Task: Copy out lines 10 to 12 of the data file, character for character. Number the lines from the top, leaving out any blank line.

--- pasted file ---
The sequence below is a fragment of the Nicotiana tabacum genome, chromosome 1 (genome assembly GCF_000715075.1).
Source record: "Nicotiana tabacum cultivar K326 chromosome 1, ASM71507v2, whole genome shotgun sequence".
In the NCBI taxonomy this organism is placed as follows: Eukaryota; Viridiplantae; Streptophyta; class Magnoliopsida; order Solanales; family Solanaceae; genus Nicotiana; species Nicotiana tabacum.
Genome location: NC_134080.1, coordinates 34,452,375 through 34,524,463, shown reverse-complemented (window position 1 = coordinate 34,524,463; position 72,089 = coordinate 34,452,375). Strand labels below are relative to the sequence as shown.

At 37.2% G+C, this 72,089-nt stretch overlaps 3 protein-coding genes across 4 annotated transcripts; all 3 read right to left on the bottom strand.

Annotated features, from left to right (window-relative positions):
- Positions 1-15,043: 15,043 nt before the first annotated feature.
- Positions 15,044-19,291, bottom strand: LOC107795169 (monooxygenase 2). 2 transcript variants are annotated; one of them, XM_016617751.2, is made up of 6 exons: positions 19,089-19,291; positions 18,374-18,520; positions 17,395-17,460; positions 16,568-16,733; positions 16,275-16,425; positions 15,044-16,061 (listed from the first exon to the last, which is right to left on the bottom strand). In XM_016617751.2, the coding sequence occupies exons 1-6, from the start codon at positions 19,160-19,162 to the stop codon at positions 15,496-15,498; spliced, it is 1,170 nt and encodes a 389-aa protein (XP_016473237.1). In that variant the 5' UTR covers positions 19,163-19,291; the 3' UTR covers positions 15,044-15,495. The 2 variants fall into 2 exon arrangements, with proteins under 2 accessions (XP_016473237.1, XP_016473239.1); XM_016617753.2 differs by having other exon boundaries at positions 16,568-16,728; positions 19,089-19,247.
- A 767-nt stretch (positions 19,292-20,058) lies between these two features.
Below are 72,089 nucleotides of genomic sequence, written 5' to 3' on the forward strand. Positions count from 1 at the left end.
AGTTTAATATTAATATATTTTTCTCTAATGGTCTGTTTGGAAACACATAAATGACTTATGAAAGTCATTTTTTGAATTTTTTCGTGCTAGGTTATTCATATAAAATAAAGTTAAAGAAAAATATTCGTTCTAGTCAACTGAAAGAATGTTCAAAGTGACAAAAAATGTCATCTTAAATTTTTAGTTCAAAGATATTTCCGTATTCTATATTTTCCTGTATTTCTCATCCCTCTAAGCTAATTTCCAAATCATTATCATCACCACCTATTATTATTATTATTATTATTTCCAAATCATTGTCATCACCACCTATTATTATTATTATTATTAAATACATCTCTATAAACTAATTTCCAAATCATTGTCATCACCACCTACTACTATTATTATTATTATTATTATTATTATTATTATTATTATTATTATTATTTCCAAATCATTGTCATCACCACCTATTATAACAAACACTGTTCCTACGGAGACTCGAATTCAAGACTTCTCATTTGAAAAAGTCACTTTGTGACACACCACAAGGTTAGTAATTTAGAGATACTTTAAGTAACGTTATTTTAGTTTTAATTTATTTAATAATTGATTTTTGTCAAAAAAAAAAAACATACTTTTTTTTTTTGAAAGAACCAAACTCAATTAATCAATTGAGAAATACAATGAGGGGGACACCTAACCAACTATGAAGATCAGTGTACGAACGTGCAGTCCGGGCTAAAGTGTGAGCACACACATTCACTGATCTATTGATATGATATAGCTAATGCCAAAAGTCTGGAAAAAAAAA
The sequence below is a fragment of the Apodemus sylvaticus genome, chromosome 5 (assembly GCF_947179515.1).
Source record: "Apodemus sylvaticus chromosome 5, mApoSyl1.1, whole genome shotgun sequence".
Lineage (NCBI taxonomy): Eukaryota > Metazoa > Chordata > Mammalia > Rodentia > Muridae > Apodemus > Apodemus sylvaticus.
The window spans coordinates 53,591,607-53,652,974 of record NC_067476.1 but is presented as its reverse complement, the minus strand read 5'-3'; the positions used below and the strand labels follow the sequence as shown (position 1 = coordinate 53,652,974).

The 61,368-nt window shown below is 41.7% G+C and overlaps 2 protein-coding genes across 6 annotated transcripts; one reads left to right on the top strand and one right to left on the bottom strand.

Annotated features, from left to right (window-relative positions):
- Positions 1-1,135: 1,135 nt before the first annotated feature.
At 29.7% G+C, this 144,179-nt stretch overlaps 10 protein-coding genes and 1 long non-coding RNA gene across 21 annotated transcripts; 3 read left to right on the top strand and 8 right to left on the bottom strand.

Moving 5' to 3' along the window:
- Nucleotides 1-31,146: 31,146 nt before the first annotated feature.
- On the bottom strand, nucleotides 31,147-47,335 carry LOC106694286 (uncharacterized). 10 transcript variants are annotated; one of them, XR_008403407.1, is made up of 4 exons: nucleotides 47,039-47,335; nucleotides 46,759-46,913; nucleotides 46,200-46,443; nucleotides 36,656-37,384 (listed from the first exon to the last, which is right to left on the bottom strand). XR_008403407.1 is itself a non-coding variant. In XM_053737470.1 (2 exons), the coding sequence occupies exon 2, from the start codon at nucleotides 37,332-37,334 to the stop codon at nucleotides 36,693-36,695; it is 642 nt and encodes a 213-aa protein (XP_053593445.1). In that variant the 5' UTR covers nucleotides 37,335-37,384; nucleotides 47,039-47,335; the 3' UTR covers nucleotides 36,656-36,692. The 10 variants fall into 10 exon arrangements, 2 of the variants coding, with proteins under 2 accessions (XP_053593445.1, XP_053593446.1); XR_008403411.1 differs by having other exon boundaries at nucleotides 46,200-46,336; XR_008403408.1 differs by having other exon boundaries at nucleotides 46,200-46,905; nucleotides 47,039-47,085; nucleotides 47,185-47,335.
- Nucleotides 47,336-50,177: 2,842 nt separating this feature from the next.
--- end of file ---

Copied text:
Below are 72,089 nucleotides of genomic sequence, written 5' to 3' on the forward strand. Positions count from 1 at the left end.
AGTTTAATATTAATATATTTTTCTCTAATGGTCTGTTTGGAAACACATAAATGACTTATGAAAGTCATTTTTTGAATTTTTTCGTGCTAGGTTATTCATATAAAATAAAGTTAAAGAAAAATATTCGTTCTAGTCAACTGAAAGAATGTTCAAAGTGACAAAAAATGTCATCTTAAATTTTTAGTTCAAAGATATTTCCGTATTCTATATTTTCCTGTATTTCTCATCCCTCTAAGCTAATTTCCAAATCATTATCATCACCACCTATTATTATTATTATTATTATTTCCAAATCATTGTCATCACCACCTATTATTATTATTATTATTAAATACATCTCTATAAACTAATTTCCAAATCATTGTCATCACCACCTACTACTATTATTATTATTATTATTATTATTATTATTATTATTATTATTATTATTTCCAAATCATTGTCATCACCACCTATTATAACAAACACTGTTCCTACGGAGACTCGAATTCAAGACTTCTCATTTGAAAAAGTCACTTTGTGACACACCACAAGGTTAGTAATTTAGAGATACTTTAAGTAACGTTATTTTAGTTTTAATTTATTTAATAATTGATTTTTGTCAAAAAAAAAAAACATACTTTTTTTTTTTGAAAGAACCAAACTCAATTAATCAATTGAGAAATACAATGAGGGGGACACCTAACCAACTATGAAGATCAGTGTACGAACGTGCAGTCCGGGCTAAAGTGTGAGCACACACATTCACTGATCTATTGATATGATATAGCTAATGCCAAAAGTCTGGAAAAAAAAA
The sequence below is a fragment of the Apodemus sylvaticus genome, chromosome 5 (assembly GCF_947179515.1).